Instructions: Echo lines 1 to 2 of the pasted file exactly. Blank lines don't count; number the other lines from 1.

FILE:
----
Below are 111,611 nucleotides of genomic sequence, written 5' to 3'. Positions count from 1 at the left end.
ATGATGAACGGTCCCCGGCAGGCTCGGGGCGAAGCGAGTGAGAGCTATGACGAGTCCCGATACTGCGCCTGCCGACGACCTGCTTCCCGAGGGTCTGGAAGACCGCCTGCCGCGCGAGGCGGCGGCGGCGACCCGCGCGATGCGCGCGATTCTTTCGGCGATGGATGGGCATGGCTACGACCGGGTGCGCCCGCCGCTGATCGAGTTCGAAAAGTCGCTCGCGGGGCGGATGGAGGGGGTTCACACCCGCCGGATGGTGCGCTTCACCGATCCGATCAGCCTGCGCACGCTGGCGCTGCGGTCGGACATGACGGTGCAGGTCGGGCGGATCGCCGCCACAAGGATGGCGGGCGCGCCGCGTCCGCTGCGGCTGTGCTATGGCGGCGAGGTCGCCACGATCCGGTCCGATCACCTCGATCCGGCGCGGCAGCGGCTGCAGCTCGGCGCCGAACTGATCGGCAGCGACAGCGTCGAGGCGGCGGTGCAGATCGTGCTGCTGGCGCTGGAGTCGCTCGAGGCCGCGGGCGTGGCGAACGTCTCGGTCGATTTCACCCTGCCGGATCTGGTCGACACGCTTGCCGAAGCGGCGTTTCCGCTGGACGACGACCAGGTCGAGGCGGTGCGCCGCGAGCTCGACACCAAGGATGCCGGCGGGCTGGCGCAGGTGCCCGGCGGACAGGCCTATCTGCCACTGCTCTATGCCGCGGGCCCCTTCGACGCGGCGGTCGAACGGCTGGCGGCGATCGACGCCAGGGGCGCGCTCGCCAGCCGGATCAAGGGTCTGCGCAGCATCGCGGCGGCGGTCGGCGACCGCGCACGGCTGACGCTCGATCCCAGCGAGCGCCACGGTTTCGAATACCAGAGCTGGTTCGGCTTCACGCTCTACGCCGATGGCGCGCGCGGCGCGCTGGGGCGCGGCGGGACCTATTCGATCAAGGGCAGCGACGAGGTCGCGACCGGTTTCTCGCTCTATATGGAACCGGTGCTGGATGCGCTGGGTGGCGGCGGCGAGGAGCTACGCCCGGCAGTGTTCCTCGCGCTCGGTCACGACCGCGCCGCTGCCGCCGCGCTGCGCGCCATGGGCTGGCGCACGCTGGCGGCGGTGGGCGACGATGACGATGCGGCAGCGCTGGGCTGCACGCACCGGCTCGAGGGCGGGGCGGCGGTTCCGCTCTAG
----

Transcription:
Below are 111,611 nucleotides of genomic sequence, written 5' to 3'. Positions count from 1 at the left end.
ATGATGAACGGTCCCCGGCAGGCTCGGGGCGAAGCGAGTGAGAGCTATGACGAGTCCCGATACTGCGCCTGCCGACGACCTGCTTCCCGAGGGTCTGGAAGACCGCCTGCCGCGCGAGGCGGCGGCGGCGACCCGCGCGATGCGCGCGATTCTTTCGGCGATGGATGGGCATGGCTACGACCGGGTGCGCCCGCCGCTGATCGAGTTCGAAAAGTCGCTCGCGGGGCGGATGGAGGGGGTTCACACCCGCCGGATGGTGCGCTTCACCGATCCGATCAGCCTGCGCACGCTGGCGCTGCGGTCGGACATGACGGTGCAGGTCGGGCGGATCGCCGCCACAAGGATGGCGGGCGCGCCGCGTCCGCTGCGGCTGTGCTATGGCGGCGAGGTCGCCACGATCCGGTCCGATCACCTCGATCCGGCGCGGCAGCGGCTGCAGCTCGGCGCCGAACTGATCGGCAGCGACAGCGTCGAGGCGGCGGTGCAGATCGTGCTGCTGGCGCTGGAGTCGCTCGAGGCCGCGGGCGTGGCGAACGTCTCGGTCGATTTCACCCTGCCGGATCTGGTCGACACGCTTGCCGAAGCGGCGTTTCCGCTGGACGACGACCAGGTCGAGGCGGTGCGCCGCGAGCTCGACACCAAGGATGCCGGCGGGCTGGCGCAGGTGCCCGGCGGACAGGCCTATCTGCCACTGCTCTATGCCGCGGGCCCCTTCGACGCGGCGGTCGAACGGCTGGCGGCGATCGACGCCAGGGGCGCGCTCGCCAGCCGGATCAAGGGTCTGCGCAGCATCGCGGCGGCGGTCGGCGACCGCGCACGGCTGACGCTCGATCCCAGCGAGCGCCACGGTTTCGAATACCAGAGCTGGTTCGGCTTCACGCTCTACGCCGATGGCGCGCGCGGCGCGCTGGGGCGCGGCGGGACCTATTCGATCAAGGGCAGCGACGAGGTCGCGACCGGTTTCTCGCTCTATATGGAACCGGTGCTGGATGCGCTGGGTGGCGGCGGCGAGGAGCTACGCCCGGCAGTGTTCCTCGCGCTCGGTCACGACCGCGCCGCTGCCGCCGCGCTGCGCGCCATGGGCTGGCGCACGCTGGCGGCGGTGGGCGACGATGACGATGCGGCAGCGCTGGGCTGCACGCACCGGCTCGAGGGCGGGGCGGCGGTTCCGCTCTAG